The Mark Ortiz Automotive


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to the Motorsports Community

August 2009

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Mark Ortiz Automotive is a chassis consulting service primarily serving oval track and road racers. This newsletter is a free service intended to benefit racers and enthusiasts by offering useful insights into chassis engineering and answers to questions.  Readers may mail questions to: 155 Wankel Dr., Kannapolis, NC 28083-8200; submit questions by phone at 704-933-8876; or submit questions by    e-mail to:  Please note that this is a new e-mail address.  Readers are invited to subscribe to this newsletter by e-mail.  Just e-mail me and request to be added to the list.





This month we are departing a bit from the usual format of a single answer to a single question, and presenting something more closely resembling a series of messages between me and a client.  Ordinarily, such exchanges occur in confidence, but this client consented in advance to publication.  I have edited and added to the material slightly for publication.  Client's words are in italics.



I work with a road-racing RX-8, and recently we have been experiencing high front tire wear.  It was never previously an issue, but in preparation for a recent race, a softer front anti-roll bar was fitted to the car and a bit of rake was added.  Our front tire wear was measurably poorer at that event.  It is my suspicion that the softer front bar resulted in less diagonal weight transfer to the rear and consequently, more front tire wear.  Do you have any thoughts on the subject?


Anti-roll bars do not transfer wheel load diagonally in the sense of transferring it from one wheel of a diagonal pair to the other, and they do not transfer it front to rear.  We might say they transfer wheel load diagonally in the sense that they transfer it from one diagonal pair to the other diagonal pair.  Putting it another way, they change the dynamic diagonal percentage, but not the diagonal front, rear, right, or left percentage.


The RX-8 has double wishbone suspension in front, unlike all RX-7ís, correct?


A couple of questions back to you: did you increase the rake by raising the rear, or by lowering the front?  How do your static camber and toe settings compare, before and after the change?  Where do the front tires wear, i.e. what part of the tread?


Ordinarily, a softer front bar, or a stiffer rear, helps front grip and front tire wear.  Does the car in fact have less understeer?




The chassis that we are running indeed has a double wishbone front suspension.  When we increased the rake, we added height in the rear; we try to run the front as low as possible at all times.  We were sure to set the camber and toe to the same setting as before our changes.  We are usually able to achieve very high setup accuracy.  The tire wear was strikingly even across its full width.  As far as the car's balance, we have been experiencing mid-corner understeer for the entire life of the car, and that did not go away with these changes.  It didn't get any worse either though.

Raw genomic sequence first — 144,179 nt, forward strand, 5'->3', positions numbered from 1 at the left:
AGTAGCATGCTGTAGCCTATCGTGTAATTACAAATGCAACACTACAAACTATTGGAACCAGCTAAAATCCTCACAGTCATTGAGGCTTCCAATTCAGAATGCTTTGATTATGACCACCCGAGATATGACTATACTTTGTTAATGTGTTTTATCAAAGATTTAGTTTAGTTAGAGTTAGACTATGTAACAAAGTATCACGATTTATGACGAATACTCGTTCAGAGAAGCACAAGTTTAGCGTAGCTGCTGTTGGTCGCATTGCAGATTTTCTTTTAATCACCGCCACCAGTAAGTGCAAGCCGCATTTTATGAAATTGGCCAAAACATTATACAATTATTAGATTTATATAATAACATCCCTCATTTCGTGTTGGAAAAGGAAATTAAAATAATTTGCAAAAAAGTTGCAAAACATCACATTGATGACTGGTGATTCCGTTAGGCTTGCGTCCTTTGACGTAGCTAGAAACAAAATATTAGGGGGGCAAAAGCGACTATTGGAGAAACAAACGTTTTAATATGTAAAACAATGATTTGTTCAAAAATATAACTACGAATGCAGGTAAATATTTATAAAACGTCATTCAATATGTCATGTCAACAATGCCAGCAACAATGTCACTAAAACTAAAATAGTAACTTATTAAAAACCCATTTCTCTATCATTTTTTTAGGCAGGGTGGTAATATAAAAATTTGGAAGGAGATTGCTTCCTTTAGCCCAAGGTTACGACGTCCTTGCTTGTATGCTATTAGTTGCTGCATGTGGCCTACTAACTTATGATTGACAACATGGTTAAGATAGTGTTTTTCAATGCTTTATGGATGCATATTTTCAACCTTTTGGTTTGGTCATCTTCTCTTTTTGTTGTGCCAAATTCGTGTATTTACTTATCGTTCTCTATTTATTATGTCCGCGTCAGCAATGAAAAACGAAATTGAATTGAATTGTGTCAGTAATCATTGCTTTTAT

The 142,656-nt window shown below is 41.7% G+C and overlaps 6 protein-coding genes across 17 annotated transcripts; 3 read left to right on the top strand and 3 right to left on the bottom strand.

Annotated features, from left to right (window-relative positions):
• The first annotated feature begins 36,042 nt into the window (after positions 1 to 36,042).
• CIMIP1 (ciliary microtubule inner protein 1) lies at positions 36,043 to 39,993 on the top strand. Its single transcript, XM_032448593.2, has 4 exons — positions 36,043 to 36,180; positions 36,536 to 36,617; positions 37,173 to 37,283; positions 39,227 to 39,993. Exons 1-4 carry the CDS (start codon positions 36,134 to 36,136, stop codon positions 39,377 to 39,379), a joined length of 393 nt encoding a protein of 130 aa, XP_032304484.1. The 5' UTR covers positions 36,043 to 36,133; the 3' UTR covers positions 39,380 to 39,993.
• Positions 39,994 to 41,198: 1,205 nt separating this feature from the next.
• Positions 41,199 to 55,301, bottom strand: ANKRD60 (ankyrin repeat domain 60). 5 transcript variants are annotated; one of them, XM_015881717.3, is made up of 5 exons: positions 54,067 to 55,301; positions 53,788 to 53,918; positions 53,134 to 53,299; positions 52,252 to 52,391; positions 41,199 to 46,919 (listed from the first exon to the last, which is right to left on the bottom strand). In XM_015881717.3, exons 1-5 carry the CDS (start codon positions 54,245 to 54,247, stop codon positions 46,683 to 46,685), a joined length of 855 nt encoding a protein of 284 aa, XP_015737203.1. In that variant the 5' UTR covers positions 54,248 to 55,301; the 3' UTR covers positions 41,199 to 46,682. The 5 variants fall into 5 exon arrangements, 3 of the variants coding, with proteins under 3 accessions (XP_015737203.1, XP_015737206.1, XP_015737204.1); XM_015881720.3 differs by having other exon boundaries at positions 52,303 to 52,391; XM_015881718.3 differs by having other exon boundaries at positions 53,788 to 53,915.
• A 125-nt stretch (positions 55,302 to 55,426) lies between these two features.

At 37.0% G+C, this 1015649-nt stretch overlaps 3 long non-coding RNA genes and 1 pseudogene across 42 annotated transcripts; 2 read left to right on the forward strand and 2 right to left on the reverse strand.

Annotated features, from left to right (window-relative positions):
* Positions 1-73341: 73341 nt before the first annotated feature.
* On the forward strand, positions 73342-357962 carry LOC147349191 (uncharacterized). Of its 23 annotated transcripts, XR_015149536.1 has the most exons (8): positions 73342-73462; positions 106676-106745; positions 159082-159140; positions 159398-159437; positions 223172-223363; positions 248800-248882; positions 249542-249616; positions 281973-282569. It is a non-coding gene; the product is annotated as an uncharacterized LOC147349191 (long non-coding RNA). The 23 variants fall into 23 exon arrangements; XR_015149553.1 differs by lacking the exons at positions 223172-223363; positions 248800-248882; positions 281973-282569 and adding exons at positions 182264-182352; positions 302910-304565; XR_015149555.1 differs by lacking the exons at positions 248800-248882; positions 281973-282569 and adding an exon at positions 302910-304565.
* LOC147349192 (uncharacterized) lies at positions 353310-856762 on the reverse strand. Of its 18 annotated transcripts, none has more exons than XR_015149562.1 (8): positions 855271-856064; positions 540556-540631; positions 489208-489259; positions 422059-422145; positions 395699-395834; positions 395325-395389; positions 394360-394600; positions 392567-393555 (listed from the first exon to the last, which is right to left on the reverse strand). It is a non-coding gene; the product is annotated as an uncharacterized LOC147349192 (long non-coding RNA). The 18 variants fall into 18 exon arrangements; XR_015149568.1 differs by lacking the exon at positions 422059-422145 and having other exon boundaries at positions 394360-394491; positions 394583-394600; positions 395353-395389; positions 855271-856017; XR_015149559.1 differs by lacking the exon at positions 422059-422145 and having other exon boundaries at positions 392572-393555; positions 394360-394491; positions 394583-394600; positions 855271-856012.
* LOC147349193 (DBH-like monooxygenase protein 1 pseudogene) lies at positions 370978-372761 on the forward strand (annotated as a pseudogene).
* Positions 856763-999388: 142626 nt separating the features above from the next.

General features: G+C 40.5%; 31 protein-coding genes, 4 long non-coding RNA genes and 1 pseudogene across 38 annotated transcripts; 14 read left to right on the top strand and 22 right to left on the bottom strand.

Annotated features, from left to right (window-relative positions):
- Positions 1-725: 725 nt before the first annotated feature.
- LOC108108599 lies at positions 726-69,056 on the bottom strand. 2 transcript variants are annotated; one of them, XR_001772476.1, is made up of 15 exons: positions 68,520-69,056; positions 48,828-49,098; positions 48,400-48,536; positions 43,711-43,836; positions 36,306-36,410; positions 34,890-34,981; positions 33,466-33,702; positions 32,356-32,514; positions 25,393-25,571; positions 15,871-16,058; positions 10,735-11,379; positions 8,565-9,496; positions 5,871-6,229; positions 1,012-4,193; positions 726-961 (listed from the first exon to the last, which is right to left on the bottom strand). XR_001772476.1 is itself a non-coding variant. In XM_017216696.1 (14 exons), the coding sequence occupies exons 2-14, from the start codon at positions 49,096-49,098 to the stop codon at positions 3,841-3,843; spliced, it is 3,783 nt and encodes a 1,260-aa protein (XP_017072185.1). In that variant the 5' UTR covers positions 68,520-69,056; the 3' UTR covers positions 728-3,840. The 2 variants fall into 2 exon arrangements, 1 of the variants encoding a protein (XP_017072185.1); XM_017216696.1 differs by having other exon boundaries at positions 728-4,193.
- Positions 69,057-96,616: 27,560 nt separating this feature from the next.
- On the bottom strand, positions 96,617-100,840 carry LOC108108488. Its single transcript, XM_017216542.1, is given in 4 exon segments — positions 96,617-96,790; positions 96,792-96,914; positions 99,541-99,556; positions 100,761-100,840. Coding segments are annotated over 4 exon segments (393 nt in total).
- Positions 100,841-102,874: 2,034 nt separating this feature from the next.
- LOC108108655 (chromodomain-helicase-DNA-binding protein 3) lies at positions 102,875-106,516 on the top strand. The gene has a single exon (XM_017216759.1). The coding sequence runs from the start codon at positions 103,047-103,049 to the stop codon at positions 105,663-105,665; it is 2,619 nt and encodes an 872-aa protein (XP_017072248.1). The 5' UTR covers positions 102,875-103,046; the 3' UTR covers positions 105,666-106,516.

The fact that the understeer wasnít affected by the a/r bar change, together with the fact that it is most evident mid-turn, suggests that something in your front end is running out of travel at full roll.  The coilover or shock could be bottoming, or it could be something else.  Other things that can happen in lowered cars, particularly when youíve found a bit more bump travel at the shock, include ball joints (usually upper) running out of travel, and control arms (usually lower) hitting something, like the frame.  Sometimes tie rods or a/r bars hit things.

Do you have travel indicators on your shocks?  If so, and if they donít indicate that the shock is bottoming, take out the springs, disconnect one end of the a/r bar, and move each front suspension through its indicated travel with a jack, then a bit beyond that.  See if anything binds or hits.  See if the steering still works freely.

If everything checks out at full compression, try the same thing, for full droop.  In lowered cars, it is less common for the inside wheel to top out than for something to bottom on the outside one, but this can happen in cases where a shorter shock has been used to get more bump travel.

There is one other possibility, particularly if you are satisfied that nothing is binding or bottoming.

In some cases, mid-turn push can be caused by the brakes failing to release as they should, and dragging for a time following trailbraking.  This can even be driver-induced, when a left-foot braker unwittingly fails to release the pedal completely.  If you can rule out the driver-induced situation, it can be a bit hard to tell if the brakes are releasing slowly.  One quick test is to try hard cornering, not immediately preceded by braking.  That is, either test on a skidpad, or drive into a turn fast enough to put the car at the limit going through the turn, but approach the turn at that speed so you donít have to brake.  If the car still pushes, you can probably rule out the brakes.  If the push does not appear when you don't brake immediately before, suspect dragging brakes.